• World Bank support for health projects has helped pregnant women to reach medical facilities in time for delivery; in Tamil Nadu, 99.5% of deliveries now take place in medical institutions.  However, despite increasing rates of decline, maternal and child mortality rates remain on par with rates in much poorer countries. And while India has recorded impressive economic growth in the past decade, malnutrition rates has declined very little; in fact, stunting rates in India are two to seven times higher than those in other BRICS countries.
  • From September 2004, World Bank support of some $2 billion is helping India’s National Rural Roads Program to improve connectivity, especially in the economically weaker regions and hill states. Some 24,200 km of all-weather roads have benefitted rural people in the states of Himachal Pradesh, Jharkhand, Meghalaya, Punjab, Rajasthan, Uttarakhand and Uttar Pradesh. However, much more remains to be done; one-third of the rural population still lacks access to an all-weather road.
  • Over the past decade or so, World Bank support for improving farmer incomes from rainfed lands in Karnataka, Himachal Pradesh and Uttarakhand have helped implement soil and water conservation measures and raise agricultural productivity. Lessons learnt have helped shape the Government of India’s Common Watershed Guidelines and the design of national watershed programs.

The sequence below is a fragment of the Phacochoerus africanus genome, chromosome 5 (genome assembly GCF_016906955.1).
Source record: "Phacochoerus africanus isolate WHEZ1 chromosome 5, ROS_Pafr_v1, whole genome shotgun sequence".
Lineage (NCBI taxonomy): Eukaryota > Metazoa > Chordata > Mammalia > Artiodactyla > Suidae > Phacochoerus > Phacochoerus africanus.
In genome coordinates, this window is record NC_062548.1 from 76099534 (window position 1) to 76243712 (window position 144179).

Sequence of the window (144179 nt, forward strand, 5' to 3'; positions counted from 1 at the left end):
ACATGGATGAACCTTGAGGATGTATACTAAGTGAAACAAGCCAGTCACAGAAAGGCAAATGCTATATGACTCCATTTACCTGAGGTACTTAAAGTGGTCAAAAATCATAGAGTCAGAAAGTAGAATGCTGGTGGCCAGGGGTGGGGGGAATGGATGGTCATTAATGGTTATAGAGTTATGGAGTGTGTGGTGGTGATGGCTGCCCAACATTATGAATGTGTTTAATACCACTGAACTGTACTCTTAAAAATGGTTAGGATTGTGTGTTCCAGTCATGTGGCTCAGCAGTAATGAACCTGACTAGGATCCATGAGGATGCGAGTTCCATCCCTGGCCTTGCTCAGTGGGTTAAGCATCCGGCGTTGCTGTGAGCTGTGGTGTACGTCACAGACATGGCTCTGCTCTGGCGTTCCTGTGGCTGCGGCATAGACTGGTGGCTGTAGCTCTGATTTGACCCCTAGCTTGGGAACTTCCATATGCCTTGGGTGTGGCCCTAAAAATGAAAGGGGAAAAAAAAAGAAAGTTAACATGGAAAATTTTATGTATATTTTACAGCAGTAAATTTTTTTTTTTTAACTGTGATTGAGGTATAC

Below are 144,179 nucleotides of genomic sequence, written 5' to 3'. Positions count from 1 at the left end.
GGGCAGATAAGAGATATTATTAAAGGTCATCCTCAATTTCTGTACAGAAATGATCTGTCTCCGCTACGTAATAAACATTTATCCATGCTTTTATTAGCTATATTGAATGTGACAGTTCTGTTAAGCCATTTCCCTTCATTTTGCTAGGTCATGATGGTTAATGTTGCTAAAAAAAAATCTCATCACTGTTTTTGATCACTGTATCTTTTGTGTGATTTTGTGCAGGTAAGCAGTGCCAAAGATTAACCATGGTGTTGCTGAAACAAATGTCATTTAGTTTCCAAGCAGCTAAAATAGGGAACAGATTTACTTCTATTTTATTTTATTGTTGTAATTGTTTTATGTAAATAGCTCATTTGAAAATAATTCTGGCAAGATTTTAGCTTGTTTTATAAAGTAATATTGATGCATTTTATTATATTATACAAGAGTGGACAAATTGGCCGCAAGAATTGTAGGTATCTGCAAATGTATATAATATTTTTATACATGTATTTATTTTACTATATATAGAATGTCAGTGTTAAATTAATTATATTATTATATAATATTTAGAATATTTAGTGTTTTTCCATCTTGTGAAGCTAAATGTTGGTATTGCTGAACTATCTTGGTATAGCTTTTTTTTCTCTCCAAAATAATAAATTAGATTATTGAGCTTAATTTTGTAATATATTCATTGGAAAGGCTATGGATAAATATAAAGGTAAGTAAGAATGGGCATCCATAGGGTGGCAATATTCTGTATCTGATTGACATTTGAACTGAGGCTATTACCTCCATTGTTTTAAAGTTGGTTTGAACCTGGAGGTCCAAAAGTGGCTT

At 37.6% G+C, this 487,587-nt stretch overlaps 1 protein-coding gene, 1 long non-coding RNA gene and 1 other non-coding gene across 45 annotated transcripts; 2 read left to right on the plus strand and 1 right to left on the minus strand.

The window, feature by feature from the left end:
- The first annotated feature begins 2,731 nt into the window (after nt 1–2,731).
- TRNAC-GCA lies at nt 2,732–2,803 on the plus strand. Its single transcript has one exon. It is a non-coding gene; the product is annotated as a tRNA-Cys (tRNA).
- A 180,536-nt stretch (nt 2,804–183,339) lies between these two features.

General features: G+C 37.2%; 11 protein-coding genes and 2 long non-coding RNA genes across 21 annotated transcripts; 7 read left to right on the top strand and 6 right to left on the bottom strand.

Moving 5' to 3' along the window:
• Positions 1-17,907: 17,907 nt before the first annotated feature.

• Since 1993, two Sodic Lands Reclamation Projects in Uttar Pradesh have brought more than 260,000 hectares of barren or unproductive lands under cultivation. Over 425,000 poor families have benefitted from a three to six fold increase in crop yields. Around 15,000 SHGs have helped the women pool savings and connect to the formal banking network. In several villages, these SHGs now manage the mid-day meal provided in local state schools under a government program. A $197 million World Bank credit is now supporting the third phase of the project that aims to reclaim another 130,000 hectares of predominantly barren and low productivity sodic lands in about 25 districts of the state.

LENDING

India: Commitments by Fiscal Year (in millions of dollars)*

*Amounts include IBRD and IDA commitments